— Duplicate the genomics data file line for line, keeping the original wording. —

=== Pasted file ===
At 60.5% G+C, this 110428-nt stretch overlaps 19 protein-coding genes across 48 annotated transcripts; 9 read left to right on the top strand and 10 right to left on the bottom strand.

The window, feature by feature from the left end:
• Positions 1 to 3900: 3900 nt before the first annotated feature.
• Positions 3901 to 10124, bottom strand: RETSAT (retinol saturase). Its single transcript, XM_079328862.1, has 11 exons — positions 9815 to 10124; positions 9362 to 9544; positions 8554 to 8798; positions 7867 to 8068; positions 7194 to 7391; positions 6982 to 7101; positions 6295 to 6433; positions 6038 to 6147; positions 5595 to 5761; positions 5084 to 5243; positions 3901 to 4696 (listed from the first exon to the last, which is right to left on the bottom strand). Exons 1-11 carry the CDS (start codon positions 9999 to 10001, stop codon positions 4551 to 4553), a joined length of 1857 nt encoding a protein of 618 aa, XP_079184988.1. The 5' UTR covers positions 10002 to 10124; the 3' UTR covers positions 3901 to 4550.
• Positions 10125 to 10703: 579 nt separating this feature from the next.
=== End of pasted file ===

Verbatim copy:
At 60.5% G+C, this 110428-nt stretch overlaps 19 protein-coding genes across 48 annotated transcripts; 9 read left to right on the top strand and 10 right to left on the bottom strand.

The window, feature by feature from the left end:
• Positions 1 to 3900: 3900 nt before the first annotated feature.
• Positions 3901 to 10124, bottom strand: RETSAT (retinol saturase). Its single transcript, XM_079328862.1, has 11 exons — positions 9815 to 10124; positions 9362 to 9544; positions 8554 to 8798; positions 7867 to 8068; positions 7194 to 7391; positions 6982 to 7101; positions 6295 to 6433; positions 6038 to 6147; positions 5595 to 5761; positions 5084 to 5243; positions 3901 to 4696 (listed from the first exon to the last, which is right to left on the bottom strand). Exons 1-11 carry the CDS (start codon positions 9999 to 10001, stop codon positions 4551 to 4553), a joined length of 1857 nt encoding a protein of 618 aa, XP_079184988.1. The 5' UTR covers positions 10002 to 10124; the 3' UTR covers positions 3901 to 4550.
• Positions 10125 to 10703: 579 nt separating this feature from the next.